You’re likely revving up to spend this evening surrounded by people whose company you typically enjoy, drinking or dancing as a means of celebrating the passing of another year. In other words, you’re going to a party!
Your fellow party-goers may or may not enjoy this conversation starter: did you know that the word “party” originated in the 1630s, but didn’t become synonymous with merriment until the 1920s?
For more party fodder, here are 15 ways to say “party,” and a brief look at each word’s history:
Definition: to do something special or enjoyable for an important event, occasion, holiday, etc.
Etymology: First used in the 1520s; used in the 1570s to denote a performance of a religious ceremony.
Definition: a festive social gathering
Etymology: The word first came to be synonymous with “party” in 1901, when “on a bash” was a popular slang phrase.
Definition: an unrestrained indulgence in or outburst of an activity
Etymology: First used in 1804, to mean “a frolic, drinking bout.”
Definition: an unrestrained often licentious celebration
Etymology: The proper noun “Saturnalia” is the Latin name for the Roman festival honoring Saturn during the month of December. The common noun was first used in the 1590s, to mean a “time of merrymaking.”
Definition: a wild, lively, or lavish party
Etymology: The word was first used in the 1940s.
Definition: a formal party that is usually at night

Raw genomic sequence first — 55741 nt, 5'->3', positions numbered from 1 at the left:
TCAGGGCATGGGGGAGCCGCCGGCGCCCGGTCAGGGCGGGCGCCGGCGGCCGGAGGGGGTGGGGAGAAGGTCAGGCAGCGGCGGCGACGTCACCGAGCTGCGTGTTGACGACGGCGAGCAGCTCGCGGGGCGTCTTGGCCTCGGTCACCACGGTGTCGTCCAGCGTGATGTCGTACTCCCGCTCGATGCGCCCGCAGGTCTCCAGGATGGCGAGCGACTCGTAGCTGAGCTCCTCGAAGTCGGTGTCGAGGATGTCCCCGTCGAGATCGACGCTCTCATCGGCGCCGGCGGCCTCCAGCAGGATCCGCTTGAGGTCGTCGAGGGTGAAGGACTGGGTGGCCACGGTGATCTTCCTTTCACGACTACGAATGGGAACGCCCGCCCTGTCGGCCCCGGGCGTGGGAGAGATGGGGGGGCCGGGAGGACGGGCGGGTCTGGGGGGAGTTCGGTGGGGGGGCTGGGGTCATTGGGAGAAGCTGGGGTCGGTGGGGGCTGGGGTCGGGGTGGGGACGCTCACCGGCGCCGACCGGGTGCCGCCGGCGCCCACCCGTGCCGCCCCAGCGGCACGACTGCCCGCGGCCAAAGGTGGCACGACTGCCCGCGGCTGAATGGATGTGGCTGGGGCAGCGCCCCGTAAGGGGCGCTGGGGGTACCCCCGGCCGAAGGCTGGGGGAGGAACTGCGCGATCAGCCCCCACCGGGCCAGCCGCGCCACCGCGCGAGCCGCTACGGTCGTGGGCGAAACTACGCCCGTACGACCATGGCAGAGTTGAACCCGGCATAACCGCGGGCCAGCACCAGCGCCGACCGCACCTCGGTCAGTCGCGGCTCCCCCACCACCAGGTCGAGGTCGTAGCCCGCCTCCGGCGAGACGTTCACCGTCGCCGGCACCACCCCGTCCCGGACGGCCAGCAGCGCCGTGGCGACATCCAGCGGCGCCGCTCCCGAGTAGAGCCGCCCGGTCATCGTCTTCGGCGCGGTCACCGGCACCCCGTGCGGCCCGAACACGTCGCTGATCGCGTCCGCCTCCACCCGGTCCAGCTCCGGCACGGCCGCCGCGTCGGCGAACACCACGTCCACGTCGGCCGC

Etymology: “Soir” means “evening” in Old French; “soiree” was first used in the late 1700s.
Definition: celebration and enjoyment
Etymology: From the Latin “festus,” meaning “of a feast,” the word was first used in the late 14th century.
Definition: a usually large or lavish party
Etymology: First used in 1871, the word may have come from “shinty,” the name of a hockey-like game played in Scotland.
Definition: a gathering at which folksingers entertain often with the audience joining in
Etymology: First known use was in 1929.
Definition: an informal social gathering
Etymology: First known use was in 1911.
Definition: a festive celebration, especially a public entertainment marking a special occasion
Etymology: The word’s original meaning, used in the 1620s, referred to “festive attire.” The current iteration was first used in the 1770s.
Definition: a large party or celebration
Etymology: First used in the 1754, from the French word, “fête.”
Definition: a large and informal social gathering
Etymology: First used in the 1825, as a synonym for “brouhaha.” In 1908, it became a popular way to express a flat tire.
Definition: a wild and noisy celebration
Etymology: First used in the 15th century.
Definition: a special anniversary, or a celebration at the time of such an anniversary
Etymology: According to the Online Etymology Dictionary, “the original notion was of a year of emancipation of slaves and restoration of lands, to be celebrated every 50th year.” The word began to be used more generally as a synonym for rejoicing in the 15th century.
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